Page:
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Wednesday, July 01, 2009 9:00 AM
Research News: Integrated Electronic Medical Records Help One Health Care Team Provide Better Care

Debra: Is your patient allergic to anything? Do they have any pre-existing conditions? Did they have any recent surgeries? These are critical questions that clinicians in emergency departments face every day, all too often without the benefit of a patient’s medical record or full medical history. That’s why the Mount Ascutney Healthcare Consortium in Vermont says integrated electronic medical records - ones that store and share patient information among groups of authorized providers - can improve health care delivery and save lives. Here to talk to us about the technology is Mr. Glenn Thornton of the Mount Ascutney Healthcare Consortium. Welcome, Mr. Thornton.

Mr. Thornton: Thank you.

Debra: The consortium had already been using electronic medical records but saw the need to develop an integrated system. Tell us why.

Mr. Thornton: The problem with our old system was that doctors spent too much time looking for information on their patients. Information on a single patient was spread out, as there was no single location where a doctor could just pull up all the information he or she needed on a patient. For example, a doctor might have to call a lab to get test results, or they might have to search for a paper chart. The new system solves that problem.

Debra: How does the new system work?

Mr. Thornton: The doctor logs into a Web site, which was designed by Orion Health and our organization, performs a patient search, selects a patient, which then pulls the patient’s chart instantly. The electronic chart includes lab test results, a detailed medical history, and, in some cases, digitized radiology images. The new electronic system saves time and gives the doctor more complete information, and in some cases, that could mean the difference between life and death.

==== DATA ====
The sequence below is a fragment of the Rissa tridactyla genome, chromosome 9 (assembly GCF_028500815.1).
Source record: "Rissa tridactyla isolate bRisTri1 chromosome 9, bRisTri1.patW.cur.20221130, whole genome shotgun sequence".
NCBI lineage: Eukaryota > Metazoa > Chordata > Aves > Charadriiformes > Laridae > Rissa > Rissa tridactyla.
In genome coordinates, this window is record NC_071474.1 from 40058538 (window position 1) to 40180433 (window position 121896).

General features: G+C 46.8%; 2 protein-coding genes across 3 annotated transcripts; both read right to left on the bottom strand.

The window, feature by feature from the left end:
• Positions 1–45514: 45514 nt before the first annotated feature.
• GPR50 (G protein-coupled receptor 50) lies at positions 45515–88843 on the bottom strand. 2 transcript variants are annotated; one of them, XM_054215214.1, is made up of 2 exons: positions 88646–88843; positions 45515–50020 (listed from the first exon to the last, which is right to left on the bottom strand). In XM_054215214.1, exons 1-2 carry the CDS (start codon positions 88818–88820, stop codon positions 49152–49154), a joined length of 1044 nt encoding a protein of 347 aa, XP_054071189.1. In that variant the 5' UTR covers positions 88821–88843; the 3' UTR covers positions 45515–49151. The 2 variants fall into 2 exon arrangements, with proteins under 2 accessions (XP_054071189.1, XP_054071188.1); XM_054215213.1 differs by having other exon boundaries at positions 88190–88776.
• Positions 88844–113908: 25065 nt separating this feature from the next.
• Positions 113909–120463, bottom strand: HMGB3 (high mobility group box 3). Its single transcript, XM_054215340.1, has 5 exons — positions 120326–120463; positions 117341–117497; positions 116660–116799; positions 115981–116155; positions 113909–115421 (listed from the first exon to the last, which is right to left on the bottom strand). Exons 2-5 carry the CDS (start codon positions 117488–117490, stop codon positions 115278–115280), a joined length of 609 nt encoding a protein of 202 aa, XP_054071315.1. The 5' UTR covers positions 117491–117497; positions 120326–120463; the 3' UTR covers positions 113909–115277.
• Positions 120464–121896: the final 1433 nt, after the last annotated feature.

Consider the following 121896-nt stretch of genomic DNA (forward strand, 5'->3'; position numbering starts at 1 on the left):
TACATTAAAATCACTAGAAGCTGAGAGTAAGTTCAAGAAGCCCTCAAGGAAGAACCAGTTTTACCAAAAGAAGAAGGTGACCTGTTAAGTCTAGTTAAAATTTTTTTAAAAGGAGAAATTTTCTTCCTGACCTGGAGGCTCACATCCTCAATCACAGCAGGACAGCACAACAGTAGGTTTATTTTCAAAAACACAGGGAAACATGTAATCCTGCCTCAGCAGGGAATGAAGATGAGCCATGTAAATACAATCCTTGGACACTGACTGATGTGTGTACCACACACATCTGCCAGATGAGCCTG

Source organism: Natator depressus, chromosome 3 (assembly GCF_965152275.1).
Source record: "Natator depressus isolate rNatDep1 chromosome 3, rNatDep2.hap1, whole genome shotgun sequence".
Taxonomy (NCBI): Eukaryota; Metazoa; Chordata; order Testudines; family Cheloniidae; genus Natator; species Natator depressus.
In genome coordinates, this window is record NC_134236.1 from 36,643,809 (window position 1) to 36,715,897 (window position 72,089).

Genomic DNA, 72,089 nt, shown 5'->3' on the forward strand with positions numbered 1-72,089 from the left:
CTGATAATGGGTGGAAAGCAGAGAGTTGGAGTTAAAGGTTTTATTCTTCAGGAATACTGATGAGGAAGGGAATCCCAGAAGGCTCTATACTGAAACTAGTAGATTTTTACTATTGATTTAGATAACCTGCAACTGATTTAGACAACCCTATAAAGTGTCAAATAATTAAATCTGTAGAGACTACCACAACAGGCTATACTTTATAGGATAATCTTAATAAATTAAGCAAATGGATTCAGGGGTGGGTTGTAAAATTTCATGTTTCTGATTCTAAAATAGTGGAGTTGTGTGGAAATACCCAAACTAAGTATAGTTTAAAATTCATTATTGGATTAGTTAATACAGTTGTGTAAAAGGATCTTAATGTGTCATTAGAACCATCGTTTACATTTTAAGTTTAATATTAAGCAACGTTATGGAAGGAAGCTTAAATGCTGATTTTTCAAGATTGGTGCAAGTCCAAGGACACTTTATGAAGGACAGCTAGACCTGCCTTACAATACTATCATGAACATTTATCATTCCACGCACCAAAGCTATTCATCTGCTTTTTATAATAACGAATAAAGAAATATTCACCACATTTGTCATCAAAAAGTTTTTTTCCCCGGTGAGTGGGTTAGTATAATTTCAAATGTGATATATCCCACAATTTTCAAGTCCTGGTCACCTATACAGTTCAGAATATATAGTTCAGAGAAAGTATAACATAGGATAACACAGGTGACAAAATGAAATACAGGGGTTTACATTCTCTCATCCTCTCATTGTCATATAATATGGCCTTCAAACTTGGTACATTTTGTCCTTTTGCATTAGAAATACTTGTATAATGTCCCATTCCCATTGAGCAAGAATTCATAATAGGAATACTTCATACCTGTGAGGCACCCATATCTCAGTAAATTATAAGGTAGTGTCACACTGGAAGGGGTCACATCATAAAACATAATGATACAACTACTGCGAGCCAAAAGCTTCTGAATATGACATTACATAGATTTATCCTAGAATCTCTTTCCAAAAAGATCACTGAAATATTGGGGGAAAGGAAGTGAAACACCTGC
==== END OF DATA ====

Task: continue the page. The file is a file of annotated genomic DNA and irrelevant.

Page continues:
Debra: Can you give us an example?

Mr. Thornton: Well say a patient comes into the emergency room complaining of a chest pain. Under the old system, the emergency room doctor might not see the results of an electrocardiogram performed the week before. But using the new integrated system, the doctor can see the test results because the EKG was scanned into a central repository, and start appropriate treatment right away.

Debra: Does the system also help clinicians provide better care for patients with chronic conditions, such as diabetes or asthma?

Mr. Thornton: Well let’s use a diabetic patient as an example. The updated system contains all of the patient lab results, which allows the provider to run a trend analysis graph for any given time period on any one or more of the discrete data elements, such as Glucose and HbA1C’s, and allows them to print out a graph to share with the patient, and in this way, the updated system makes it easier for doctors to track the progress of a person with chronic conditions.

Debra: Mr. Thornton, thank you for joining us today to talk about the integrated medical records system.

Mr. Thornton: My pleasure.

Debra: For more information about this project and others, visit healthit.ahrq.gov. Up next, health care advice for navigating the health care system.

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